Lee, Berkshire Hills school districts consider aspects of consolidationMore Info
Great Barrington — The Berkshire Hills Regional School District voted unanimously Thursday (July 23) night to open talks with Lee Public Schools, after Lee’s school committee said they were open to discussions about joining forces with nearby districts.
Berkshire Hills’ School Committee chairman Steve Bannon said that the Lee school committee discussed the matter at its last meeting, and said Lee was “open and willing to discuss cooperation, collaboration, regionalization with anyone who is interested.”
Bannon also noted that Lee was having such “talks” with Lenox Public Schools, “but I’m not sure where those are right now.”
State Rep. William “Smitty” Pignatelli (D-Lenox) told The Edge that “Lenox wasn’t talking back” and that it was a “missed opportunity.”
“Lee has been trying to do this for over a year,” he said. “I give Lee credit for showing leadership and thinking long term. I applaud them.”
“They seemed to have opened the door to talk to anyone,” Bannon added, and asked the committee to for permission to go forward with discussions.
Bannon noted that Andrea Wadsworth, the Lee School Committee chairman, just so happens to work in the Berkshire Hills business office. “I know Andrea and I’ve had a couple of discussions with her…I’d like her to go back to her school committee and say that we have made it very clear that we’re interested in talking to anyone who is willing to talk to us and that we would like to put a task force together with school committee members and administration to see where that would go.”
Wadsworth could not be reached for comment, but Bannon later told The Edge that he was unclear about details, since none had been discussed yet. He didn’t know whether consolidation would happen only with the high schools, for instance. “It’s a clean slate now,” he said.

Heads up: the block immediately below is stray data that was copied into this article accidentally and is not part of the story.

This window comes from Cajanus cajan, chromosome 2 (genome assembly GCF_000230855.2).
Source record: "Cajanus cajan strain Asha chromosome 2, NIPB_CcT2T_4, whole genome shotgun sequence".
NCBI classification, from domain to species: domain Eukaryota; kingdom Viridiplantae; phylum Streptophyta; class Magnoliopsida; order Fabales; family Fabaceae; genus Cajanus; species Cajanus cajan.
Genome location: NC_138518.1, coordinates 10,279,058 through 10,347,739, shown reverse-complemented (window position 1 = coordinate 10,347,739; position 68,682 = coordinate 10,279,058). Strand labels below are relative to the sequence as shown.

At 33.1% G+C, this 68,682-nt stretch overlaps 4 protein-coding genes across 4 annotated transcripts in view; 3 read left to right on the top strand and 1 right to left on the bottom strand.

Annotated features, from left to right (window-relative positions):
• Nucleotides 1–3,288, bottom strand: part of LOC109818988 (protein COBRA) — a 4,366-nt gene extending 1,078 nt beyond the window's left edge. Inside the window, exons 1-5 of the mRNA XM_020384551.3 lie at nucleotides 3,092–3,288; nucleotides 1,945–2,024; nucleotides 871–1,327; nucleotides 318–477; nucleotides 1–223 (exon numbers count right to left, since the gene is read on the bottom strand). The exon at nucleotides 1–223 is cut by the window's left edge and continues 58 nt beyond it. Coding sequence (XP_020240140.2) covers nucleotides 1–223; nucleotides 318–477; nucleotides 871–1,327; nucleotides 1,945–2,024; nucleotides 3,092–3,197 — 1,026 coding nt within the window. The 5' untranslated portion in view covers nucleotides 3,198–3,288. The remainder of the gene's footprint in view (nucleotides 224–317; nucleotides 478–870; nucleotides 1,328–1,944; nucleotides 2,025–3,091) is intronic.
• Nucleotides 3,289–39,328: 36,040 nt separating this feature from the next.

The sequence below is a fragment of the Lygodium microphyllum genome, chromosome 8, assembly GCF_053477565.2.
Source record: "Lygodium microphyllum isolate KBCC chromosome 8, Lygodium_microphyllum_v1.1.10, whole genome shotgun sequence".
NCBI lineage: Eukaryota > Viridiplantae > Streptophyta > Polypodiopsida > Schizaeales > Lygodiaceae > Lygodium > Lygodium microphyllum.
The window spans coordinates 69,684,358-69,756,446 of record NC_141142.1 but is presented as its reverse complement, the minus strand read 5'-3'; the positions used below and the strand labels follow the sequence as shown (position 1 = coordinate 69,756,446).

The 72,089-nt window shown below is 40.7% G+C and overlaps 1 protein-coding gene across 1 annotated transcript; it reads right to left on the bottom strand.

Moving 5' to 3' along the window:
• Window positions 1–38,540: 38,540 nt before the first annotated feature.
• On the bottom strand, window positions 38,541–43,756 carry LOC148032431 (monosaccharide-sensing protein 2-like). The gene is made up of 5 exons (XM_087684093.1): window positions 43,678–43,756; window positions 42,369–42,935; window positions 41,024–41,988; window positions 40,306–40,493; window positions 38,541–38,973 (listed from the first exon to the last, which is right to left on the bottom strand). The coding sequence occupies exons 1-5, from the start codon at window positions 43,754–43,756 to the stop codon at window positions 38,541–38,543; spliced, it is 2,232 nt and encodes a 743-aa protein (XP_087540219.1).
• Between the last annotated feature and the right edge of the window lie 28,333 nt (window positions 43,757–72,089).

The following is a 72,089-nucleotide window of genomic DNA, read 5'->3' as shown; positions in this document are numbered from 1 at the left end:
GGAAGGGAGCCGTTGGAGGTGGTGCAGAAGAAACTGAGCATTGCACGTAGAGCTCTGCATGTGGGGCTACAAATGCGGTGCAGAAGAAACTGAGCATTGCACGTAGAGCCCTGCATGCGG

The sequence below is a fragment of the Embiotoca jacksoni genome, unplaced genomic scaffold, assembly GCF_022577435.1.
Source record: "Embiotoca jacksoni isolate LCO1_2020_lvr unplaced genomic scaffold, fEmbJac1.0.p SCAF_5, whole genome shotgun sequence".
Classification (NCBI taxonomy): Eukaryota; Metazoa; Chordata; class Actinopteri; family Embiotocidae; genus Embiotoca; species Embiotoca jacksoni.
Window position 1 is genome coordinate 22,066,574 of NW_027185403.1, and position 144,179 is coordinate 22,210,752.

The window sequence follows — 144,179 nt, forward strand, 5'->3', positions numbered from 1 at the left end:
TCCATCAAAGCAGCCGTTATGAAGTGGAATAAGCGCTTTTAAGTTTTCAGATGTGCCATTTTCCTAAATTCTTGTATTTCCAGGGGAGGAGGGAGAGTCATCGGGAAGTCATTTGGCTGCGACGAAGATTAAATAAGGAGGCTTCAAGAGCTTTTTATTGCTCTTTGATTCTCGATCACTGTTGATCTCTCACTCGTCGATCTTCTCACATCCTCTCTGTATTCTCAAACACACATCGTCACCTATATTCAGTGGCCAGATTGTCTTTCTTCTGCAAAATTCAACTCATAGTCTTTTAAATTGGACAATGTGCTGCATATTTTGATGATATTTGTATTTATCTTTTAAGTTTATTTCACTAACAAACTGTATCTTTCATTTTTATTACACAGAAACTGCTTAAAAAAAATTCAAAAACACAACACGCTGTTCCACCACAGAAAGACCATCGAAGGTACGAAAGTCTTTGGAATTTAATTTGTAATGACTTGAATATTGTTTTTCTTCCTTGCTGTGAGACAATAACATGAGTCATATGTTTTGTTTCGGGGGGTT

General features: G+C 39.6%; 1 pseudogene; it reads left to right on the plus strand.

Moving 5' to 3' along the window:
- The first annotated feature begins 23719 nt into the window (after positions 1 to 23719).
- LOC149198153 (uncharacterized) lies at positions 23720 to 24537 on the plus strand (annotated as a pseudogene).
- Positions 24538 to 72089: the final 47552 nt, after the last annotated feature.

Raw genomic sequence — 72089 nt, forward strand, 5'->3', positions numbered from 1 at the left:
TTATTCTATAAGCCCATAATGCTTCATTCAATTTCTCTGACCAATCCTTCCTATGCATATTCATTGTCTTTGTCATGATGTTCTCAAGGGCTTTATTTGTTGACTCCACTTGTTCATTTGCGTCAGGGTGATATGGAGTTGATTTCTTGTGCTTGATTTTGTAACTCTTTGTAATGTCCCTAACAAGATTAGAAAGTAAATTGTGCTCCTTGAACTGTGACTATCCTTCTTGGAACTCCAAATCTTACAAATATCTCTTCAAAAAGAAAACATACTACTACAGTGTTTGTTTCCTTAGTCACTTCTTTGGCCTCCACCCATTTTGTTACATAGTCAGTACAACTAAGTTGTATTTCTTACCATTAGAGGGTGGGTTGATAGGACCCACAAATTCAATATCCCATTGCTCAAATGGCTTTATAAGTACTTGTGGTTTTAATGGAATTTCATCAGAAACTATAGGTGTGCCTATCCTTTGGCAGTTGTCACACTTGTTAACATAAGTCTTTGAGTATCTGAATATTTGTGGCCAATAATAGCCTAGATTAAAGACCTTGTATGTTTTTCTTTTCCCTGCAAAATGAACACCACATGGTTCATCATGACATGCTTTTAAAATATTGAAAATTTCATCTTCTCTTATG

The announcement comes on the heels of a Massachusetts Association of School Committees (MASC) conference last month that highlighted school survival in a daunting rural Berkshires economic landscape. There is also a well-circulated 2015 study by the Berkshire Regional Planning Commission (BRPC) that shows declining school enrollment and population across the Berkshires, and which prompted a more urgent look at school consolidation.
This is the reason, Rep. Pignatelli says, for his “frustration” over Lenox’s unwillingness to consider a partnership with Lee “when every other school district in the county is facing problems except Lenox. Lenox will be an island onto themselves when the dust settles here, and when they start having financial difficulty they’ll have no one to play ball with.”
But Berkshire Hills, struggling for the last two years to get Great Barrington voter approval to renovate the nearly 50-year-old Monument Mountain Regional High School due to a web of funding issues, is apparently keeping its options open.
“Good for Berkshire Hills,” Rep. Pignatelli said. “If at the end of the day it takes five, fifteen, maybe twenty years, what education will look like in south Berkshire County is that Berkshire Hills will be the mothership.” He compared the district to the University of Massachusetts, which has five campuses, “but UMass Amherst is the mothership.”
“I think it’s an interesting dynamic,” Bannon told the committee. “As long as I’ve been here we’ve not had discussions of this magnitude with Lee,” which he noted has an interim part-time superintendent with one more year left on the job.
Districts are searching high and low for ways to save as Berkshire County school budgets grow more unsustainable. Rep. Pignatelli and Berkshire Hills Superintendent Peter Dillon went to Boston last week to meet with officials from Gov. Charlie Baker’s office, to rekindle funding possibilities for the Southern Berkshire Shared Services project, a collaborative of six superintendents who with Pignatelli’s help are trying to find ways to save money. The project lost a $300,000 grant in former Gov. Deval Patrick’s 9C cuts at the end of last year, but Pignatelli says that Gov. Baker’s office reached out to the group, saying they thought the project had “some real meat on the bone.”
“They said there’s not a lot of money out there,” Rep. Pignatelli said, “but he would see if we could do a patchwork quilt of funding, and we said we would do the same with community foundations or statewide foundations to get help.”
Rep. Pignatelli says that if sharing services works for school districts, “it may pave the way for sharing in town government.”
Steve Bannon said he would return to the next school committee meeting with an update, and the results of any talks.